The question of how to introduce a candidate is always a hard one. I like that they decided not to go for a traditional biography spot instead opting for a vision ad.  Well, really the vision part of it is a MacGuffin, it seems to me what they’re really trying to do is make Rahm a real likable person — to allow voters to connect to him.  They do a pretty good job of that too, grounding him as someone who is passionate about Chicago.

That’s a pretty powerful opening line, “Chicago is a great city, with great people, and I want my children to feel as passionate about it as I did growing up.” There’s a lot going on in that one line, some bio (has kids, he grew up here), some character (he’s passionate), and some values (a sense that he’s going to fight, that he wants to pass something important down to his kids). It’s something every parent can connect with, passing something down important to their children. That in and of itself makes Rahm human in a way a more tradition spot could not. It’sa line that’s working with the philosophy of “show don’t tell.”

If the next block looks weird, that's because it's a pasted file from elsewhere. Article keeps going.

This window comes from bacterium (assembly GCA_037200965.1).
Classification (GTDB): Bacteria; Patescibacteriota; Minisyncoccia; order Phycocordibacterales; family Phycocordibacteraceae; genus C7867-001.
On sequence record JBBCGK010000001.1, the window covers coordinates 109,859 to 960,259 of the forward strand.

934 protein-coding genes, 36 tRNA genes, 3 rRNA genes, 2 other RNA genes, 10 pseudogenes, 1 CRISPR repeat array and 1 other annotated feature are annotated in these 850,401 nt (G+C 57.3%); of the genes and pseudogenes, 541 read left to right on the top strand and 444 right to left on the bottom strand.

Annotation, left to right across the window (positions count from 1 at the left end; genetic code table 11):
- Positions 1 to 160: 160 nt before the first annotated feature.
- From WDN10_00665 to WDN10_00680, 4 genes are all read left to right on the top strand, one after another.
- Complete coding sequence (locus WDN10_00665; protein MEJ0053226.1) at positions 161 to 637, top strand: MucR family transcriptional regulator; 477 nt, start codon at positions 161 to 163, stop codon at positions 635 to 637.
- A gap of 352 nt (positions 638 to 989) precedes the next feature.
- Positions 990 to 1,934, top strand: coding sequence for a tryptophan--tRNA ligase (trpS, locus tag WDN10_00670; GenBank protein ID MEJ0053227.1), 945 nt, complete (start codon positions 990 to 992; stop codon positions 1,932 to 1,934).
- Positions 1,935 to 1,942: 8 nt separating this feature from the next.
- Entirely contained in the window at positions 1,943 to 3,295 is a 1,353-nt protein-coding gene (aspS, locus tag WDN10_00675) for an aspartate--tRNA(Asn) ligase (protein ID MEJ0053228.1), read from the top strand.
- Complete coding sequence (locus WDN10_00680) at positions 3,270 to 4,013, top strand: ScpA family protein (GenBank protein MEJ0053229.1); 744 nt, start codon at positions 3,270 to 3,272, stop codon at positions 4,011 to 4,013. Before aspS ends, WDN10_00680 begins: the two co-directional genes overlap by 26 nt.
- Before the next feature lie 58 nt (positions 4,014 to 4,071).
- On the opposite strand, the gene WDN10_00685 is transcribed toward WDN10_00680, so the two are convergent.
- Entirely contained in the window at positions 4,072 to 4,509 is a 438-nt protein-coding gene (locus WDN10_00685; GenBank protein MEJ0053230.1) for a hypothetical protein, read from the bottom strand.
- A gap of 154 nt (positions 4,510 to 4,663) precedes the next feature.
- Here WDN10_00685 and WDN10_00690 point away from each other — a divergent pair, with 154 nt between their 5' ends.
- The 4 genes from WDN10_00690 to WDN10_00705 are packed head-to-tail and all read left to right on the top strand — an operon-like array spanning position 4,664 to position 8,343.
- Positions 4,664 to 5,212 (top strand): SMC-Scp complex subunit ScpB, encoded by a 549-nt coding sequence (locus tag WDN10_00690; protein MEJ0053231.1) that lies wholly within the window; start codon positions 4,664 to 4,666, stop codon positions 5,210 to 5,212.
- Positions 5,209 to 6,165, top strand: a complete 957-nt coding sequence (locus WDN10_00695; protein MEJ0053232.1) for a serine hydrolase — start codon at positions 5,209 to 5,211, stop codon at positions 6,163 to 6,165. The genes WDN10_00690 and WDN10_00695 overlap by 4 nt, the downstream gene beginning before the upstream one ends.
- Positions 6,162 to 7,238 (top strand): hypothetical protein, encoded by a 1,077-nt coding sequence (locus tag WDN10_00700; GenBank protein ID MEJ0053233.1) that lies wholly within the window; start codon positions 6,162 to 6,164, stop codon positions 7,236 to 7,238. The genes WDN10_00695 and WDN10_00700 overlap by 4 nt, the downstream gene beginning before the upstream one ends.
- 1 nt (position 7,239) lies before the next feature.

Is this a great spot? No, but it’s a solid B, maybe B+. Visually it has the requisite shots of the candidate talking with folks, shaking hands interacting with kids in the classroom when you discuss education or with cops when you’re talking about “our streets.” No, the visuals are pretty standard and a couple (the rack focus taking Rahm out of focus and the end shot where’s he shaking hands, but not really looking at the guy) are odd choices.  The documentary style adds to a sense that he’s not pre-packaged and it creates a sense of reality that enhances the believability of the ad.

Essentially this ad is trying to do what the Christine O’Donnell witch spot could not, which is to take the image folks might have of the candidate and turn it (or spin it if you will) into something more positive. This spot works because it doesn’t ever go to far from what folks already know — if they had tried to show Rahm as all soft and cuddly then it would feel fake. Instead, they take the strengths of his image, and say he’s passionate and can make tough choices, now that’s believable.

My biggest complaint of the witch ad was that O’Donnell didn’t seem believable, this ad doesn’t have the problem, I think it’s very believable, and does a good job framing Rahm, which is ultimately the goal of your initial ad.